Tom Bianco is the senior biologist at an environmental research and advocacy group. He has devoted his life to studying ecology and protecting the natural environment. Tom has grown convinced that human civilization is killing nature and itself, and finds his efforts to fight for the environment becoming futile. His neighbor, Joshua Maladif, is a research oncologist whose wife, Susan, died of leukemia fiver years earlier. Josh threw himself into understanding the disease and its causes. Through his research, Josh has learned of levels of electromagnetic field exposure that cause the leukemia at aggressive, incurable levels. Tom learns of Josh’s research and decides he must use it to act, to thwart human population growth before it destroys the planet. Tom meets Rusty Connolly and Damien Wycliffe, learns of their capabilities, and devises a plan to cause the fatal leukemia with electronics. Tom enlists Damien and Rusty in the efforts to spread the leukemia through computer programs. Wycliffe is a mechanical and electrical engineer who is also gravely concerned with environmentalism, and who writes the computer virus program to cause smartphones, tablets and laptops to emit EMF at levels that cause the cancer. Rusty is a young computer programmer who spent time in prison for hacking and became an evangelical Christian convert involved with an apocalyptic religious group promoting the “End Times.” Rusty writes the worm program to launch the EMF virus across the globe. In their actions and discussions, the principal characters confront social, religious, legal, moral and emotional issues with who they are, what they are doing and whether they can or must go through with their plan.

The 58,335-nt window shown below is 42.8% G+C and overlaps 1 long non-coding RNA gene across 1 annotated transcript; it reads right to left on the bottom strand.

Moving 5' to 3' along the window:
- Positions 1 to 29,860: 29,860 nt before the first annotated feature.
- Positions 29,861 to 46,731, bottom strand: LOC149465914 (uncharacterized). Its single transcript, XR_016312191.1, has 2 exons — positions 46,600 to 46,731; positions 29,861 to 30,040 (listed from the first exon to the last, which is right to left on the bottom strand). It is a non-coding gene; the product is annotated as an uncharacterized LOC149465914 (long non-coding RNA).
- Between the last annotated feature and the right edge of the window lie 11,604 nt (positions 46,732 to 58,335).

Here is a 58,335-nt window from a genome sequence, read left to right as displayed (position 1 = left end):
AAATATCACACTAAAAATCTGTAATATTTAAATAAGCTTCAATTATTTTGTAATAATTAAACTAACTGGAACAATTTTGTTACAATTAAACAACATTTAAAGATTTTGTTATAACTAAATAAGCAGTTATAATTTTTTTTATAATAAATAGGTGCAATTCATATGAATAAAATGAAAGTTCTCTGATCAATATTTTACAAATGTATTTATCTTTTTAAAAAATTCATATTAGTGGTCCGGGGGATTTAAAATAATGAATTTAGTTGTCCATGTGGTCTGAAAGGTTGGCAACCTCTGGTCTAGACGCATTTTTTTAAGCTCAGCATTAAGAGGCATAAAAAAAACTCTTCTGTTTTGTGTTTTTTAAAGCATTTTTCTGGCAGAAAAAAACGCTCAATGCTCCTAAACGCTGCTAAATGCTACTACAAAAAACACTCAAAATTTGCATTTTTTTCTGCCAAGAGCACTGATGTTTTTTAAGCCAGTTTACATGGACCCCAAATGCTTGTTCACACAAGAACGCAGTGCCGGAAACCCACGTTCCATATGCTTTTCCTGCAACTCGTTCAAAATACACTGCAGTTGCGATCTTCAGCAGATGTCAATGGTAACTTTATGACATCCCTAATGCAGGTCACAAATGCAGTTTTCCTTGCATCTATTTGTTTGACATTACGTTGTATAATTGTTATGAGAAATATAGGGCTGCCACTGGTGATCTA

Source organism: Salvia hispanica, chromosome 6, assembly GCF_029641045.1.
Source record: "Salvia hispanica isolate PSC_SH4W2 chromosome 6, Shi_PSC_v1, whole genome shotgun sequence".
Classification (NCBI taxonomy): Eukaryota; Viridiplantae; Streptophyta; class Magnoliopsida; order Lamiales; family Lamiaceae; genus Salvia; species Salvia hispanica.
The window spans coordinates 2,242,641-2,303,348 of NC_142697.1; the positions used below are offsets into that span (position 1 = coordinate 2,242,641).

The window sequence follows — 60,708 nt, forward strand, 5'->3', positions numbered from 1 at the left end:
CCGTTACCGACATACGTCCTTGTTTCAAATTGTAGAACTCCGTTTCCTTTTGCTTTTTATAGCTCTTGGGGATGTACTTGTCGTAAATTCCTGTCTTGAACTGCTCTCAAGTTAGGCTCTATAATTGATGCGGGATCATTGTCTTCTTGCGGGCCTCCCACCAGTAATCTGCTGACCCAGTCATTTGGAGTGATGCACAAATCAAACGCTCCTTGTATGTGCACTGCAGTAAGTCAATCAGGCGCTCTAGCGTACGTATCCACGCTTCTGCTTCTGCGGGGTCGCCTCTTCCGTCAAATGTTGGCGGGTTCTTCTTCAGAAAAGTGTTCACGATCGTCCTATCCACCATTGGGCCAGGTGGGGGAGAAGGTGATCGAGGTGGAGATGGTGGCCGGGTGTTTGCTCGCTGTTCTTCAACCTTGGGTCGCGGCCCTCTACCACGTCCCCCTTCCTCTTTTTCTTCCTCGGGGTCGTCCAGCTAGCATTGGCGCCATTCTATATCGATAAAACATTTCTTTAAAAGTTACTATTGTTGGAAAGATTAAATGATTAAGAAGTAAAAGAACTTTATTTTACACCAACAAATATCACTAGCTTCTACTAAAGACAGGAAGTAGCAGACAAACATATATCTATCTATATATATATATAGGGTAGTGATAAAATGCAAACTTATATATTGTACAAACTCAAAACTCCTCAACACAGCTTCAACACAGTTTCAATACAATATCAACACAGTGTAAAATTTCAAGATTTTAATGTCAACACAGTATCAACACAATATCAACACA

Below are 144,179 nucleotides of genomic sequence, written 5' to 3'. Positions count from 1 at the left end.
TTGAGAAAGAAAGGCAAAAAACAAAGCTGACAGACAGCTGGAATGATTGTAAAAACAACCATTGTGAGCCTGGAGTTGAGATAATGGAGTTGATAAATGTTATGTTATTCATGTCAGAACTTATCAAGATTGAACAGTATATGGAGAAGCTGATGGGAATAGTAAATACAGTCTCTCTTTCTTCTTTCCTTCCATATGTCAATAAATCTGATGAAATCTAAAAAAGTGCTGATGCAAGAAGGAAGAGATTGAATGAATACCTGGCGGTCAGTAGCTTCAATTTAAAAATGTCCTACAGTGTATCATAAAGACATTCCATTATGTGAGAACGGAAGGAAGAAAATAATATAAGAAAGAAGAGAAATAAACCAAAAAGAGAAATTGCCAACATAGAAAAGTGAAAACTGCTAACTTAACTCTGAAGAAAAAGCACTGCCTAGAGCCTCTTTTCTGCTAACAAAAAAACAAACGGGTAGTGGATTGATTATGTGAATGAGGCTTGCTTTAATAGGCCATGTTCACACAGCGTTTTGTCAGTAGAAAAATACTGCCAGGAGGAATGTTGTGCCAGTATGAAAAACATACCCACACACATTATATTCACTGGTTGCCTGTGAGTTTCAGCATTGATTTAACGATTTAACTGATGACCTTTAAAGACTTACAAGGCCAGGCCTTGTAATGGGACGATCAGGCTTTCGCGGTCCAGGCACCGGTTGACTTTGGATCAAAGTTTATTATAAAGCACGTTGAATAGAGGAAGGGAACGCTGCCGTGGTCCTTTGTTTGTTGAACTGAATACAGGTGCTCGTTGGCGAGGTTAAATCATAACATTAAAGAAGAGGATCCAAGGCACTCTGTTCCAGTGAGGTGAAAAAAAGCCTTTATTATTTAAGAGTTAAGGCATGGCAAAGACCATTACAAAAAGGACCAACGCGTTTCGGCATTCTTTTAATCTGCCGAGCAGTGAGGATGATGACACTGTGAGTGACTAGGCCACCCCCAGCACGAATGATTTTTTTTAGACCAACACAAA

About TBM

TB Markinson is an American who's recently returned to the US after a seven-year stint in the UK and Ireland. When she isn't writing, she's traveling the world, watching sports on the telly, visiting pubs in New England, or reading. Not necessarily in that order. Her novels have hit Amazon bestseller lists for lesbian fiction and lesbian romance. She cohosts the Lesbians Who Write Podcast ( with Clare Lydon. TB also runs I Heart Lesfic (, a place for authors and fans of lesfic to come together to celebrate lesbian fiction.
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16 Responses to Guest Post by Chris Johns, author of Four

  1. I found this guest post very interesting – being direct and not letting the words get in the way. That way the ideas and emotions can shine through unimpeded. Chris’ book sounds really interesting too, although it reminds me of another book, the name of which escapes me at the moment.

  2. Sometimes I can’t find the words to express a thought and I have the compulsion to Google it. Then I think, “Wait, this is what I DO. My job is to come up with words to express thoughts!” It isn’t always easy, especially if you’re trying not to repeat yourself.